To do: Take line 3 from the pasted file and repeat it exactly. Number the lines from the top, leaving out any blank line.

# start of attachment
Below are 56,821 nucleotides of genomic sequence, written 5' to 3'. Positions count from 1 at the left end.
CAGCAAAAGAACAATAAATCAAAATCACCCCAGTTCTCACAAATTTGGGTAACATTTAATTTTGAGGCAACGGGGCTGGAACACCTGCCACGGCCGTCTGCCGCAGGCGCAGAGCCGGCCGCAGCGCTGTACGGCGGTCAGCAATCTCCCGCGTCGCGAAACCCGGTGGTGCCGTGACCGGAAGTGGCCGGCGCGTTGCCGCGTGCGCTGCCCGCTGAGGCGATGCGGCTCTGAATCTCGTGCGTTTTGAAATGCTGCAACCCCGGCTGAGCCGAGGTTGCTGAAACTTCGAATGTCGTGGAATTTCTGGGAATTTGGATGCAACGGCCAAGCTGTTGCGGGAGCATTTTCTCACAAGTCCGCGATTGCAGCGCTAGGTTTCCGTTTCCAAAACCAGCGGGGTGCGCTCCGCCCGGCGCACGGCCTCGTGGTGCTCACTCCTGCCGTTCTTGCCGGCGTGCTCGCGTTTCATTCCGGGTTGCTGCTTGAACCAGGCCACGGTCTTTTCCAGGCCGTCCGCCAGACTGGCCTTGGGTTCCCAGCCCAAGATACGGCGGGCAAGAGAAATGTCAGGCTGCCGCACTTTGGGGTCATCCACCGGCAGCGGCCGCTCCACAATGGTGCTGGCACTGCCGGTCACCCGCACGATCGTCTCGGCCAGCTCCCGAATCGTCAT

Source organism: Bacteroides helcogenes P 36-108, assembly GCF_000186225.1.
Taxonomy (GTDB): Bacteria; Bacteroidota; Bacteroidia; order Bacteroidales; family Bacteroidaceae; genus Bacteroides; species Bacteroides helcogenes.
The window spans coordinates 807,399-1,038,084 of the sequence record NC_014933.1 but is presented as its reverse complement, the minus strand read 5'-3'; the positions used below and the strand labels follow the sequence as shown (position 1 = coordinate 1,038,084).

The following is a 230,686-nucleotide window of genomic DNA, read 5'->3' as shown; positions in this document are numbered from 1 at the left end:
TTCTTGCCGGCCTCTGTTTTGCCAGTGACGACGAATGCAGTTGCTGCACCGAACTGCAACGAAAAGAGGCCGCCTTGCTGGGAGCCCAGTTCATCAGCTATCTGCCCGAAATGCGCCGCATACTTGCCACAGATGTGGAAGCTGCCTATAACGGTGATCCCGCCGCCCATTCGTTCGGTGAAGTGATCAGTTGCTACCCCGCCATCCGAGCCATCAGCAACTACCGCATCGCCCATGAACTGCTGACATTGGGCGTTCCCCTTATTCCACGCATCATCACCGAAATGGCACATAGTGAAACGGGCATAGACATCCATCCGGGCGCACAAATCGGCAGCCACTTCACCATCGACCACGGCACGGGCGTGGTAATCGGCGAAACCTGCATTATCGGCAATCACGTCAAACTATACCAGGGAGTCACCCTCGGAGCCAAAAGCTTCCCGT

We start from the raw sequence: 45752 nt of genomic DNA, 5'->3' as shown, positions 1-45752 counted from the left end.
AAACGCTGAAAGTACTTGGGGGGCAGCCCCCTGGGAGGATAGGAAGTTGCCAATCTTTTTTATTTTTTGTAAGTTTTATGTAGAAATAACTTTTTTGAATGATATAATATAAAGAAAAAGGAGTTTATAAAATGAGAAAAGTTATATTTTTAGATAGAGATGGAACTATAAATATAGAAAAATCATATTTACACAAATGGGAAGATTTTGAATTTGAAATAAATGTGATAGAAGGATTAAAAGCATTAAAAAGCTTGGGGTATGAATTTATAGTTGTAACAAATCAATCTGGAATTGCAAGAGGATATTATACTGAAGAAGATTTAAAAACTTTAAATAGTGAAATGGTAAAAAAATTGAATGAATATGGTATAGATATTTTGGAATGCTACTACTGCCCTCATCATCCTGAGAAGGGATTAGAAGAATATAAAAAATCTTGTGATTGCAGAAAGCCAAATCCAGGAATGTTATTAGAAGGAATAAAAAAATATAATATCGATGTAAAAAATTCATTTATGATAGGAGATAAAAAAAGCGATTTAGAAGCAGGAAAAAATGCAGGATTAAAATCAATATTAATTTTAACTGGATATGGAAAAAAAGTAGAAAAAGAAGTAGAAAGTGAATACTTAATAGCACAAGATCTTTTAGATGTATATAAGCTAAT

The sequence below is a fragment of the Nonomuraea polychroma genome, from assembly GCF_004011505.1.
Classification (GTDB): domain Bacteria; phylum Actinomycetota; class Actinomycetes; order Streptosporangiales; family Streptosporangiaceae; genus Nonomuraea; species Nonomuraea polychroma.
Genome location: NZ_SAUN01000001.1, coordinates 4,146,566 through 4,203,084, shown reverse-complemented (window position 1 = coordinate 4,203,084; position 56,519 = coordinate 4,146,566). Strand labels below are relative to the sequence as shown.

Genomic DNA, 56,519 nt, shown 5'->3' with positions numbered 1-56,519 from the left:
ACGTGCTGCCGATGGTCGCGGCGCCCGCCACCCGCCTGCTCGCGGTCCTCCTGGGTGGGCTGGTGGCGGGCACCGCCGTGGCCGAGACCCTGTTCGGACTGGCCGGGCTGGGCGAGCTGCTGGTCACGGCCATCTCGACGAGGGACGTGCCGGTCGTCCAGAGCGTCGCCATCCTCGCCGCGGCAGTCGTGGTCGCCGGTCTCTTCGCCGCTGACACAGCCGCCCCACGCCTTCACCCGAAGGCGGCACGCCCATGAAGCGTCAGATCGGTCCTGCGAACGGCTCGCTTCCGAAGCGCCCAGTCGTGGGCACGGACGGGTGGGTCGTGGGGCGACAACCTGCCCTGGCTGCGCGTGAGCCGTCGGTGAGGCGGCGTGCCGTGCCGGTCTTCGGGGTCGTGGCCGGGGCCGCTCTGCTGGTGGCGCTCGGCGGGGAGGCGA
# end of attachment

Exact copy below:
Source organism: Bacteroides helcogenes P 36-108, assembly GCF_000186225.1.